(CNN) – March 23, 1959. Radio waves are cracking and broadcasting begins: “Govorit Radio Svoboda” (Говорит Радио Свобода – “This Radio speaks Liberty …”)
Radio broadcasts of Radio Liberty, funded by the USA, from the other side of the Iron Curtain, have reached the depths of the Soviet Union. This was an opening line to enter the Cold War folklore.
What most of these hidden settings cannot imagine is not where the streams come from.
At this point 150 kilometers north of Barcelona, Catalonia’s rugged Costa Brava opens to a large bay covered with a long beach, which is the perfect place to become one of the world’s most powerful broadcast stations.
In the mid-1950s and after nearly two decades of international isolation for Francisco Franco’s Spanish dictatorship, the growing tensions of the Cold War provided the background for rapprochement between Spain and the United States.
In this new Cold War context, Washington was interested in Spain’s strategic position. General Franco, a loyal anti-communist himself, was happy to be obliged. In a landmark deal, the United States was provided with a number of bases on Spanish territory, Franco’s dictatorship would see their relationship with the West reestablished.
The establishment of Radio Liberty’s broadcast station in Pals was a side effect of this new geostrategic reality.
From 1959 to 2006, this beach hosted 13 large antennas (the largest is 168 meters high or more than half the Eiffel Tower). This point was chosen not only because of the availability of the area – the antennas were placed on a line parallel to the shore, but also because it provides direct and unobstructed access to the sea. A physical phenomenon called tropospheric propagation makes it possible for radio waves to move more on water.
Radio Liberty’s antennas are gone, but the transmitter remains.
Broadcast by the beach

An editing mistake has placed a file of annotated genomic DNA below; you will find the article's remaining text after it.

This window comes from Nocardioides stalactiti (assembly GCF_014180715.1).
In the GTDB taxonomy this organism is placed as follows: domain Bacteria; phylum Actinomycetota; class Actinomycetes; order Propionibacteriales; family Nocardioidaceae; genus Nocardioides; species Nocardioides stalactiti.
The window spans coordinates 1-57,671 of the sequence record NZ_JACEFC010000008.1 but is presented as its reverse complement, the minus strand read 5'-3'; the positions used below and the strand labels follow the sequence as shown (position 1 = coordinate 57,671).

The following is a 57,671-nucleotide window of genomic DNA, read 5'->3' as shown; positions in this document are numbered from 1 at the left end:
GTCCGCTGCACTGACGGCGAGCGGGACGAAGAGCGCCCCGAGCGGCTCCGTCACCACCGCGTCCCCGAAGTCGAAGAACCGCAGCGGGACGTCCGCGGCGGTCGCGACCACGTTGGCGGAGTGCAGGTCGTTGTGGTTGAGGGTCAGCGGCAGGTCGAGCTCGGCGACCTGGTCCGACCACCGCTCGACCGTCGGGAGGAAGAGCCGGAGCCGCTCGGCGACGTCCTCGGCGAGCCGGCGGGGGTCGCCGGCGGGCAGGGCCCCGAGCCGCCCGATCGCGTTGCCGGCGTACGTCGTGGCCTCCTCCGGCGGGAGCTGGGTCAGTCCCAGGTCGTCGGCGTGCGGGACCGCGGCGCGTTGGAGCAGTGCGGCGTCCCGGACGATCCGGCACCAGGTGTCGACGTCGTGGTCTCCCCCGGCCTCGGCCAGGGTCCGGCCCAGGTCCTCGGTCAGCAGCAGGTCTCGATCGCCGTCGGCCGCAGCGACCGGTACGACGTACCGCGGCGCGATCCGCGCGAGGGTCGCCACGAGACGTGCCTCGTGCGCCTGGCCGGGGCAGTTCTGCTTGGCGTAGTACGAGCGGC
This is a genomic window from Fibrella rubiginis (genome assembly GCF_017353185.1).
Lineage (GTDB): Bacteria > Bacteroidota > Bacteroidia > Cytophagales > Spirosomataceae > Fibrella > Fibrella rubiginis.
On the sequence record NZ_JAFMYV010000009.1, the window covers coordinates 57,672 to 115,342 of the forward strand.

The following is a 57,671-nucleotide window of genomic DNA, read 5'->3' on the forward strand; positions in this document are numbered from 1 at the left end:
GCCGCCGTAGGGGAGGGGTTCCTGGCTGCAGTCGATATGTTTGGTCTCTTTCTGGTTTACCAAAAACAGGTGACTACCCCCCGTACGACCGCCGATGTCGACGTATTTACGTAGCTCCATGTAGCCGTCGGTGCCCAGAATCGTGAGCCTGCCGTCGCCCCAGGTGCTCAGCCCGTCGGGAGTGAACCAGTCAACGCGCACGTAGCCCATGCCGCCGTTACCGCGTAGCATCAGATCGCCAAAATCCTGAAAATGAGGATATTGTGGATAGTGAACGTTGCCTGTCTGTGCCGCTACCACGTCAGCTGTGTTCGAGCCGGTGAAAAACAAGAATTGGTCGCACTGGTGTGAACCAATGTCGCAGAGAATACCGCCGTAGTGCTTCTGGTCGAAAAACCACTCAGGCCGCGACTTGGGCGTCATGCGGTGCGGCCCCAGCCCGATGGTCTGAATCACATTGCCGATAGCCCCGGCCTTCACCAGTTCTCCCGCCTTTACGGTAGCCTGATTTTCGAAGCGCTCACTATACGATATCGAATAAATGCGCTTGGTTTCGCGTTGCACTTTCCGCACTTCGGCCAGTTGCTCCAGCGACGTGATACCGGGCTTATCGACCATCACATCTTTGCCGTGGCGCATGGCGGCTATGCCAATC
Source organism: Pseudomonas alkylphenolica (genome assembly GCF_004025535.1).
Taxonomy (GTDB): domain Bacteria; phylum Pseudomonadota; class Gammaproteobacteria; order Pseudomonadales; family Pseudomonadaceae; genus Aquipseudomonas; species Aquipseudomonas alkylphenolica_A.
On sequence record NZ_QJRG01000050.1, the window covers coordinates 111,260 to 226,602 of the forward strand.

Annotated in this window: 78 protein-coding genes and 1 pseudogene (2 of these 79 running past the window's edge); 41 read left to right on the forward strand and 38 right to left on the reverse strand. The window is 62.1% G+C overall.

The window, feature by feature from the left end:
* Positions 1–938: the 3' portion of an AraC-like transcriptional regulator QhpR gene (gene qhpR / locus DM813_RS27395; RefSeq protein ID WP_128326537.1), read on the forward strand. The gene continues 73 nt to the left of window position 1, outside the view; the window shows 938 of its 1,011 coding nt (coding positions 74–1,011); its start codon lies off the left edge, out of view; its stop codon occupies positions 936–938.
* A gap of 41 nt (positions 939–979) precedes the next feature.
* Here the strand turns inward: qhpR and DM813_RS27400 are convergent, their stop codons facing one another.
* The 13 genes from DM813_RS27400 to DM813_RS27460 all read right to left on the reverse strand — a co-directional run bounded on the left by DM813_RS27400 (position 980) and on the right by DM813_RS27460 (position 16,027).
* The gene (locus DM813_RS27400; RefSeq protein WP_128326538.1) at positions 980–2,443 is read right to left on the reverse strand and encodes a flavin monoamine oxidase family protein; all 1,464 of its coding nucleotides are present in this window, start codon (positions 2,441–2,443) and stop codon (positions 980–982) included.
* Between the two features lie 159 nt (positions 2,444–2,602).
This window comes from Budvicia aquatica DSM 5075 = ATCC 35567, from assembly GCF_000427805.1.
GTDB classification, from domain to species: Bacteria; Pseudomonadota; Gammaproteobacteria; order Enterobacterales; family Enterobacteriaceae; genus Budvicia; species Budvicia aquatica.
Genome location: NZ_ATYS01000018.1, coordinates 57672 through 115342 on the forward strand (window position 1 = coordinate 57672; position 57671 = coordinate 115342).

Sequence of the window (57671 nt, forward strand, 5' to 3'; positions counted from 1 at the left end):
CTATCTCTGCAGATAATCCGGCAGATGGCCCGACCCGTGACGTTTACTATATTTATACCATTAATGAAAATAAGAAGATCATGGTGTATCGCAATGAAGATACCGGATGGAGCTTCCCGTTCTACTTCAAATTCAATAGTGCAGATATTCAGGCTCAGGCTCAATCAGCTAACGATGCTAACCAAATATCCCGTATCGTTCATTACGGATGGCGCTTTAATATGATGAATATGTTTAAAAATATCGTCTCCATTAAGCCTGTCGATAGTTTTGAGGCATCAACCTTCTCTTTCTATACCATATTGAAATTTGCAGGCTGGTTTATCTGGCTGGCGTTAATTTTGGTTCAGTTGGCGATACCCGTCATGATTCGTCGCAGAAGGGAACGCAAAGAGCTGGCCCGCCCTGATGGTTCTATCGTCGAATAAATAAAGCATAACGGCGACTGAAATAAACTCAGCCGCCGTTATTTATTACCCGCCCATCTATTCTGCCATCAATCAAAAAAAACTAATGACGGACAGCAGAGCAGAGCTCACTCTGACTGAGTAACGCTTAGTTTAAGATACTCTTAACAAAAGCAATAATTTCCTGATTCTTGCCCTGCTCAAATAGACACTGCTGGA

The Pals station was part of the larger Radio Liberty network, headquartered in Munich. The content was also produced in West Germany, translated into different languages of the Soviet Union, and then sent to Pals for publication.
At the summit, about 120 people worked, some Americans, but also a few locals. The radio station was a mysterious border world, though physically detached from its surroundings. Still, the rising antennas of Radio Liberty, brightly lit at night, are always evident for many vacationers flocking to nearby beaches every summer.
However, this historic moment turned out to be Gorbachev’s swan song by Radio Liberty. With the disintegration of the Soviet Union, the Pals plant lost its reason for existence. He was a soldier in the 1990s, but was finally closed in 2001.
This started a public discussion about what to do with the site.
Others suggested turning the museum into a museum and preserving at least one of the antennas as monuments; others wanted to get rid of it completely.
The second group finally prevailed – but only when it comes to antennas.
On March 22, 2006, five years after the last broadcast, about 700 tons of 13 antennas were reduced to a simultaneous controlled demolition.
When the antennas were gone, the area where they once stood was turned into a nature reserve.
Decades of use
Today, most of the buildings within the perimeter of the radio station remain in place. They are dismantled and exposed to elements, especially to the galleries in the north, which whip this beach in the winter, they crumble after almost twenty years of inactivity.
The place has acquired a dilapidated aspect that is very familiar to those visiting other abandoned Cold War regions: the feeling of stepping into a time capsule.
This atmosphere inspired Catalan artist Marina Capdevila, known for his large murals.
In the summer of 2018, he worked on the roof of Radio Liberty’s main building for a period of 12 days. The result is an eye-catching, colorful, mural that covers an area of about 2,000 square meters.
“When I discovered this place, I was very surprised by its potential for its potential to turn abandoned, rotting buildings into something beautiful. My wife from the region brought a small drone with her, and this came to us the idea of doing something that could only be seen from a bird’s eye view,” explains Capdevila. “It was a difficult task in the middle of summer; we had to carry a lot of paint up to the roof. Fortunately there were other people who helped me.”
A year later, the painting is still there, mostly for the birds to enjoy. One last respect to this forgotten Cold War hotspot.